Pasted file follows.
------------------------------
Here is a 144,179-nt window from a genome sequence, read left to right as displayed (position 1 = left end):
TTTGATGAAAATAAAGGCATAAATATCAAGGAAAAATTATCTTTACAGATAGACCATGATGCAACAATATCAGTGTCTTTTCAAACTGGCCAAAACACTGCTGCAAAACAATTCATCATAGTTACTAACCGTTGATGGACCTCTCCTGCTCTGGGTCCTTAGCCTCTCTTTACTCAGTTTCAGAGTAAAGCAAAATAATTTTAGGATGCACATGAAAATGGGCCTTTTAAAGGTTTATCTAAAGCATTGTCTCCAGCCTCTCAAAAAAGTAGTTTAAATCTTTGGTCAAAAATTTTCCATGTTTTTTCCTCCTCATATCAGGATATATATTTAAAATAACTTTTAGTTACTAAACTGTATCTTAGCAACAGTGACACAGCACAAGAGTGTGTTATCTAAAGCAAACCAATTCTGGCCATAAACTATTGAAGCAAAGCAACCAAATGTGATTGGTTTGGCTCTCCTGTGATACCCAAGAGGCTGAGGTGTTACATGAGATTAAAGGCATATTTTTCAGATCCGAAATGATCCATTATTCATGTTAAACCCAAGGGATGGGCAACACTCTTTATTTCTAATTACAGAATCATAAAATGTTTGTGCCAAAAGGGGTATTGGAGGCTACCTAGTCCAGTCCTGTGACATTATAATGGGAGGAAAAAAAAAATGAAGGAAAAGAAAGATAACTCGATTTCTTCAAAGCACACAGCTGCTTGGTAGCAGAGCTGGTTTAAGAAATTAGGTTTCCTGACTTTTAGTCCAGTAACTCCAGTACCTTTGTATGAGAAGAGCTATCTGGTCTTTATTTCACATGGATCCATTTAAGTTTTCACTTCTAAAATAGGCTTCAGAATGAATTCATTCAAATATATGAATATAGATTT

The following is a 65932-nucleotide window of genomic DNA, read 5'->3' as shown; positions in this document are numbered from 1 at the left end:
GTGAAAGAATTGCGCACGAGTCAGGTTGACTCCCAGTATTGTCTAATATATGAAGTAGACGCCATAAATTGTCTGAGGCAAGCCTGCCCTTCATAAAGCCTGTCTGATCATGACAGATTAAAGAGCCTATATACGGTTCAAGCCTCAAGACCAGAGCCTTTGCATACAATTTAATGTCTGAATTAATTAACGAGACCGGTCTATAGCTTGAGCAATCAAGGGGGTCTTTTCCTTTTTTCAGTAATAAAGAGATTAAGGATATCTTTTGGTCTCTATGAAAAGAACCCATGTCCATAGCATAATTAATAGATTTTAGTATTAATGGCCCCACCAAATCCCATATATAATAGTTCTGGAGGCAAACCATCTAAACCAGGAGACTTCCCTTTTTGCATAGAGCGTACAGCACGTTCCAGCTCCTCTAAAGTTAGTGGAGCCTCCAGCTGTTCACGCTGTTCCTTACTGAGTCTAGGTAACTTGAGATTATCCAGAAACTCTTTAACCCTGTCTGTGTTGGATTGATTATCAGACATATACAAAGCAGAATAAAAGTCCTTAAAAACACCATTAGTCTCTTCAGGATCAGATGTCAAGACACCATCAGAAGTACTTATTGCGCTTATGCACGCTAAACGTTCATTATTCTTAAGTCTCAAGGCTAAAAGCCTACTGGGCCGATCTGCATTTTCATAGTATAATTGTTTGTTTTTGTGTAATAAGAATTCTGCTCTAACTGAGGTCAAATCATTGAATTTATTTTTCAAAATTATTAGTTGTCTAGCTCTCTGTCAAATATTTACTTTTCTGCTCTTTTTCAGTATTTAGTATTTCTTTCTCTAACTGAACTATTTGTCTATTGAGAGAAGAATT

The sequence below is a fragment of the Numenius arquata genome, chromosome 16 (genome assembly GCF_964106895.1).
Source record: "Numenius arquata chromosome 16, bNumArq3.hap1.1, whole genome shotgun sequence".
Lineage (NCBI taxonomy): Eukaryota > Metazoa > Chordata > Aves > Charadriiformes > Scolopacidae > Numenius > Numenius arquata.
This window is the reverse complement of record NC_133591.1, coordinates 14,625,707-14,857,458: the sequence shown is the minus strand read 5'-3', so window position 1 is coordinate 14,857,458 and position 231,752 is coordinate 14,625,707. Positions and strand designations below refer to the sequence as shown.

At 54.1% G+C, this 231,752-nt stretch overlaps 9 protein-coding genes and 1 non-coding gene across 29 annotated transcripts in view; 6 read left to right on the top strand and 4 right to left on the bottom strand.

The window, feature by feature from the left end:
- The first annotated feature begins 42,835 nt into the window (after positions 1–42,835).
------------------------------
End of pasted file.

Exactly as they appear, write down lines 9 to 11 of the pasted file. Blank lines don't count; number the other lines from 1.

At 54.1% G+C, this 231,752-nt stretch overlaps 9 protein-coding genes and 1 non-coding gene across 29 annotated transcripts in view; 6 read left to right on the top strand and 4 right to left on the bottom strand.

The window, feature by feature from the left end:
- The first annotated feature begins 42,835 nt into the window (after positions 1–42,835).